Whenever I find myself in the environs of Baton Rouge on Christmas Eve, I head south on a little excursion on River Road following the levee on the east bank of the Mississippi River towards New Orleans. My destination is St.James Parish, some 20 to 30 miles upriver from New Orleans. St.James Parish is home to the communities of Lutcher, Gramercy, and Paulina. I’ve spent a lot of time in this area during my college years, so this is a special place for me.
Even before I get to my final stop I look up toward the top of the levee and see wooden structures shaped like a pyramid, some 20 to 30 feet in height. The cross beams in the structure giving it the appearance of a ladder. Other neighboring parishes, Ascension and St.John the Baptist also have these wooden edifices, but none hold to this tradition as passionate as St.James Parish, counting at least 100 such structures built and all will soon be set ablaze to guide Papa Noel, on his annual Christmas Eve run to deliver presents to all who are children at heart.
The ancient Europeans used bonfires as celebrations for a bountiful harvest. Meanwhile, the Celts used a form of this for the coming of the winter solstice. Undoubtedly the early settlers of the new world brought their traditions with them. Before there were levees people lit fires in the recesses of the river bank to guide shipmates coming home for Christmas. With the levee’s built, bonfires were lit to guide early Catholics to high mass at midnight on Christmas Eve up and down the river. Between 1880 and 1900 French settlers of European descent continued a tradition they brought with them from their native country, of lighting bonfires on religious holidays. This emerged into a multitude of bonfires exclusively on Christmas Eve lighting the way for Papa Noel and his sleigh.
Starting around Thanksgiving break you will see kids, young and old gathering wood, much of it from the banks of the river. Some of it stored away throughout the year and still some hauled in from other locations, just for the purpose of building these wooden structures. On Christmas Eve at 7:00 PM having been doused with kerosene and lighter fluid, the bonfires are lit, the night sky suddenly coming alive with streaks of color against the dark skies and the smell of wood burning into the cold humid air; like natures personal fireplace. Multitudes of people come to watch, some bring food and drink while others simply watch and take in the spirit of the season. Still, others stay in their cars driving up and down the river road.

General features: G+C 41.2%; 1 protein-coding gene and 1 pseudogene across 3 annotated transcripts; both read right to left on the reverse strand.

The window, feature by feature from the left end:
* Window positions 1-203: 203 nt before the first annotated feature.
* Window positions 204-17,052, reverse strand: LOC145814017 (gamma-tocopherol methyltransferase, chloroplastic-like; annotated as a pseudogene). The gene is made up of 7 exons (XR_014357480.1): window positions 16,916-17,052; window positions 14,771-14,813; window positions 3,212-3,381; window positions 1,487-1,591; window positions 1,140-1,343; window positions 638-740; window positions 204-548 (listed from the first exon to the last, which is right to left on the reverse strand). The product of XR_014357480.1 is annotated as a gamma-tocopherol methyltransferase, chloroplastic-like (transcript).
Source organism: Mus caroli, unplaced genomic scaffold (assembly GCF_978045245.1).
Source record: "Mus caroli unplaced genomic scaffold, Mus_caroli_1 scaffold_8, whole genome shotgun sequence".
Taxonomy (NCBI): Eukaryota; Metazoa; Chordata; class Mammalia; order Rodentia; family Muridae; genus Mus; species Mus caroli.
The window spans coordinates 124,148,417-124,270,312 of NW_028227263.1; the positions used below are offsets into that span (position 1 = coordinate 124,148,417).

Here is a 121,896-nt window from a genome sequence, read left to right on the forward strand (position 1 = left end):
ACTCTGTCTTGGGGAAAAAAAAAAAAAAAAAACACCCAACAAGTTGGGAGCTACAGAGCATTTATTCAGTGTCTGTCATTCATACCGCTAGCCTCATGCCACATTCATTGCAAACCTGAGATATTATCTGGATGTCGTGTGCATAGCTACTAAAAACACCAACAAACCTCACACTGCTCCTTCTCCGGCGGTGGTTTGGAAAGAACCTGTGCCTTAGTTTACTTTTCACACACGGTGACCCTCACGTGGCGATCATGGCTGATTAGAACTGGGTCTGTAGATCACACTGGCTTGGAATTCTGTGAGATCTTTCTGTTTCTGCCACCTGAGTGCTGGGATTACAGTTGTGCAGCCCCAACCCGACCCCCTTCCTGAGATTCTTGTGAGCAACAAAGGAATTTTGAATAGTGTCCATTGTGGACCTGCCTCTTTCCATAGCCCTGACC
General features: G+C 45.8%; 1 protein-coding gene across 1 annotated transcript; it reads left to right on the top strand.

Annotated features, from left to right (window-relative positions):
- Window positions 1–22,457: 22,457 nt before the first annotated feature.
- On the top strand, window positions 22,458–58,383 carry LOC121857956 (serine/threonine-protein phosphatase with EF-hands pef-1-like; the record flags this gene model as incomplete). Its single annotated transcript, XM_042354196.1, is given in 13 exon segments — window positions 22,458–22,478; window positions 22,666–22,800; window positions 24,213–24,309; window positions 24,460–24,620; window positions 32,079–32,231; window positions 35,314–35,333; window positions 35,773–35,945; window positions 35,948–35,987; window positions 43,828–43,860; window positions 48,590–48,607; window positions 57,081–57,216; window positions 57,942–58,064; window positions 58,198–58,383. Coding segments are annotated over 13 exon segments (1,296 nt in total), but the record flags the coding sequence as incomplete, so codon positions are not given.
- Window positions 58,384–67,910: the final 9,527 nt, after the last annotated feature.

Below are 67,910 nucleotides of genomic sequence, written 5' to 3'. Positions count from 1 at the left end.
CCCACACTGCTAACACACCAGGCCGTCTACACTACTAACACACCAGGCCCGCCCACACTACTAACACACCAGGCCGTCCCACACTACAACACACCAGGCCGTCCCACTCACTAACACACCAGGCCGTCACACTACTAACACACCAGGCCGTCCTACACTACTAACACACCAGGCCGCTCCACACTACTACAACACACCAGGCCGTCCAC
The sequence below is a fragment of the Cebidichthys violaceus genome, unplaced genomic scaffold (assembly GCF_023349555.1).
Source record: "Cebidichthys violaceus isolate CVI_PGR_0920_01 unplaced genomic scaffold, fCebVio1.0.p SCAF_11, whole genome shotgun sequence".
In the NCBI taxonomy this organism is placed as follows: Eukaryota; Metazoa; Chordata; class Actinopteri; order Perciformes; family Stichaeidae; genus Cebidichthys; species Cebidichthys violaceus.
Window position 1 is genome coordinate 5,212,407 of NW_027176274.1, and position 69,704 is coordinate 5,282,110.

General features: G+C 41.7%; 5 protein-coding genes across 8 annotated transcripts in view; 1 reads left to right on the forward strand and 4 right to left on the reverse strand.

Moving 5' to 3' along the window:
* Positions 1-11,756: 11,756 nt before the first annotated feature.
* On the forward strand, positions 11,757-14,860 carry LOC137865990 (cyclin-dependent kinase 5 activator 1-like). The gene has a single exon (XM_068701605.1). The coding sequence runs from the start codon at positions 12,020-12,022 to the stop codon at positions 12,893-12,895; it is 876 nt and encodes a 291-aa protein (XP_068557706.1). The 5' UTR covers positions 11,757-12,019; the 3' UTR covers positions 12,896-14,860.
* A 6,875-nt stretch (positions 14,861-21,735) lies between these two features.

It’s said that as Papa Noel leaves Baton Rouge he can see the river lit up with a hundred or so bonfires, he now knows he has safe passage down river. Lower in altitude, he flies a little closer to feel the warmth of the fire where the earth and sky meet as one in a heavenly dance. And just maybe Papa Noel will partake in a bowl of gumbo or two.
You may ask, what is this all about? It’s an eternal story as much about the season as any other. Burning off the old and out of the ashes comes the new as fire is redemptive, just as the season brings longer days and the birth of a child.
Lagniappe (something extra)
Heading downriver to New Orleans a peculiar thing happens on this night according to the Nation Weather Service. Every Christmas Eve winds out of the east rush out from the Ponchartrain heading west toward the crescent in the river in downtown New Orleans pushing onward to the mouth of the river. Witnesses say you can feel the wind pick up as though it were going right through you.
Legend has it that Papa Noel leaves New Orleans from this very crescent in the river with these prevailing winds surrounding his sleigh and guides it downriver to the Gulf of Mexico and all points south.
Do you believe? I know I do
*Images by Pixabay
*This post was originally published on this blog in December 2015